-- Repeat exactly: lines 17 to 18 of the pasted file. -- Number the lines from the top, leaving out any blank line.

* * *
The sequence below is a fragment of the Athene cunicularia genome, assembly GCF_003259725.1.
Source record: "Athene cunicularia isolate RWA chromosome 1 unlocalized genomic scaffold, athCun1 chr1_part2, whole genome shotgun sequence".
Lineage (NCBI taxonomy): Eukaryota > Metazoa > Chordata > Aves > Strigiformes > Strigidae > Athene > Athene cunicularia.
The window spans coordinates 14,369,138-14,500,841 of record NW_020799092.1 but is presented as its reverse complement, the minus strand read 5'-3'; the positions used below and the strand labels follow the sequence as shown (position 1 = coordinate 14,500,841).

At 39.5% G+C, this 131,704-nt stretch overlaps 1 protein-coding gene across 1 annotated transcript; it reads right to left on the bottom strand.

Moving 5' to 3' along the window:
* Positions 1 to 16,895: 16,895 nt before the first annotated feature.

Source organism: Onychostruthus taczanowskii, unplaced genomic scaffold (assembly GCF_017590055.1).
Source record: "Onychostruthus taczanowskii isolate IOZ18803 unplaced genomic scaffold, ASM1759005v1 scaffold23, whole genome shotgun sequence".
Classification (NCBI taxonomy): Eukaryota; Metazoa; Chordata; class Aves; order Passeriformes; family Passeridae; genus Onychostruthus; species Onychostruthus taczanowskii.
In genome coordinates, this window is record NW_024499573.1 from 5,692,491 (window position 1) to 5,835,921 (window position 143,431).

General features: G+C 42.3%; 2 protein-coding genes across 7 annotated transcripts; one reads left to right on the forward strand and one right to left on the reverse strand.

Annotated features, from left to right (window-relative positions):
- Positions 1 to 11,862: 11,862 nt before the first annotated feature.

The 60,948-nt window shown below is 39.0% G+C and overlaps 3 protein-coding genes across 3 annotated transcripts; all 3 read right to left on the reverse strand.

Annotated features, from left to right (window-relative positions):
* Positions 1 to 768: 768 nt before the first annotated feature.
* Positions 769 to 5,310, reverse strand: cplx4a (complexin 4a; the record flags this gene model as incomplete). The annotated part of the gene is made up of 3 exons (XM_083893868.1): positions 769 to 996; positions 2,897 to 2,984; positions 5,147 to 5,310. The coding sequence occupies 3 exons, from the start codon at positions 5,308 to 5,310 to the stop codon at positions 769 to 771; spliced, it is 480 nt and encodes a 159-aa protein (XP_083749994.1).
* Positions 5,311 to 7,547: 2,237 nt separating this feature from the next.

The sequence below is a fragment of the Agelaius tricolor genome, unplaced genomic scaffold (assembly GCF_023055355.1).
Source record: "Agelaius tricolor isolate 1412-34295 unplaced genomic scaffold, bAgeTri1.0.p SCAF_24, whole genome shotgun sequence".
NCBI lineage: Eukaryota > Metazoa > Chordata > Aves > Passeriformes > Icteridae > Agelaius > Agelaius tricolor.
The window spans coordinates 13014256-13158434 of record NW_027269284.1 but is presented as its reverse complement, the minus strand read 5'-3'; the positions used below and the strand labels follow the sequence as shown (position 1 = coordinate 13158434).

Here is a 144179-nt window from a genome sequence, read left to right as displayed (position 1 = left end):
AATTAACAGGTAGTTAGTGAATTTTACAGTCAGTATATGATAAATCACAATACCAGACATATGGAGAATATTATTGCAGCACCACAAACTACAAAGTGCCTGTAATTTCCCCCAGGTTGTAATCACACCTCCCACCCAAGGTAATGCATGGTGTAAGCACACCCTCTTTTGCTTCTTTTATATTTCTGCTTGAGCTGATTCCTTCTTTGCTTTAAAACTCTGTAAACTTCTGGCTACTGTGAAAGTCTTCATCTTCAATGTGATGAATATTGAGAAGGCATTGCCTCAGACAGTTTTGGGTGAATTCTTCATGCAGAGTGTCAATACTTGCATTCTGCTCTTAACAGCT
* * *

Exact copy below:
* Positions 1 to 768: 768 nt before the first annotated feature.
* Positions 769 to 5,310, reverse strand: cplx4a (complexin 4a; the record flags this gene model as incomplete). The annotated part of the gene is made up of 3 exons (XM_083893868.1): positions 769 to 996; positions 2,897 to 2,984; positions 5,147 to 5,310. The coding sequence occupies 3 exons, from the start codon at positions 5,308 to 5,310 to the stop codon at positions 769 to 771; spliced, it is 480 nt and encodes a 159-aa protein (XP_083749994.1).